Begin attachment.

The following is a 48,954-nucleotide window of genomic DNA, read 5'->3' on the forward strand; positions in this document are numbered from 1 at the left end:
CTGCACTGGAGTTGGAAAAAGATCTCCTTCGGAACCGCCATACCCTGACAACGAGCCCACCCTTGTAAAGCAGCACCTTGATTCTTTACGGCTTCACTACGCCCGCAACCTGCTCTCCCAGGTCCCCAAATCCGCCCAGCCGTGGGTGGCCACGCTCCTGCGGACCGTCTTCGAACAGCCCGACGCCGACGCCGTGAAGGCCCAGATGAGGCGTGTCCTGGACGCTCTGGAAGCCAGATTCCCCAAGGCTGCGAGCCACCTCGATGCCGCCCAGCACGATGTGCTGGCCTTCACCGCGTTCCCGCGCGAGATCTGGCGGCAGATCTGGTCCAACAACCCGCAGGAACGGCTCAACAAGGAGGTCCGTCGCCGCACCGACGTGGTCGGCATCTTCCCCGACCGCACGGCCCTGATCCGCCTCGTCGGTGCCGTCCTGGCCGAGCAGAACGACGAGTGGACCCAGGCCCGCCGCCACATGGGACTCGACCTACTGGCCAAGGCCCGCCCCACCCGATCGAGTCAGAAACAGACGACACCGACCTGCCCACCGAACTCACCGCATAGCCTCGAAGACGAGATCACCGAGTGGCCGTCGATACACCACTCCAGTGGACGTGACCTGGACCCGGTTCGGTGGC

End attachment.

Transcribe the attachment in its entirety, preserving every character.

The following is a 48,954-nucleotide window of genomic DNA, read 5'->3' on the forward strand; positions in this document are numbered from 1 at the left end:
CTGCACTGGAGTTGGAAAAAGATCTCCTTCGGAACCGCCATACCCTGACAACGAGCCCACCCTTGTAAAGCAGCACCTTGATTCTTTACGGCTTCACTACGCCCGCAACCTGCTCTCCCAGGTCCCCAAATCCGCCCAGCCGTGGGTGGCCACGCTCCTGCGGACCGTCTTCGAACAGCCCGACGCCGACGCCGTGAAGGCCCAGATGAGGCGTGTCCTGGACGCTCTGGAAGCCAGATTCCCCAAGGCTGCGAGCCACCTCGATGCCGCCCAGCACGATGTGCTGGCCTTCACCGCGTTCCCGCGCGAGATCTGGCGGCAGATCTGGTCCAACAACCCGCAGGAACGGCTCAACAAGGAGGTCCGTCGCCGCACCGACGTGGTCGGCATCTTCCCCGACCGCACGGCCCTGATCCGCCTCGTCGGTGCCGTCCTGGCCGAGCAGAACGACGAGTGGACCCAGGCCCGCCGCCACATGGGACTCGACCTACTGGCCAAGGCCCGCCCCACCCGATCGAGTCAGAAACAGACGACACCGACCTGCCCACCGAACTCACCGCATAGCCTCGAAGACGAGATCACCGAGTGGCCGTCGATACACCACTCCAGTGGACGTGACCTGGACCCGGTTCGGTGGC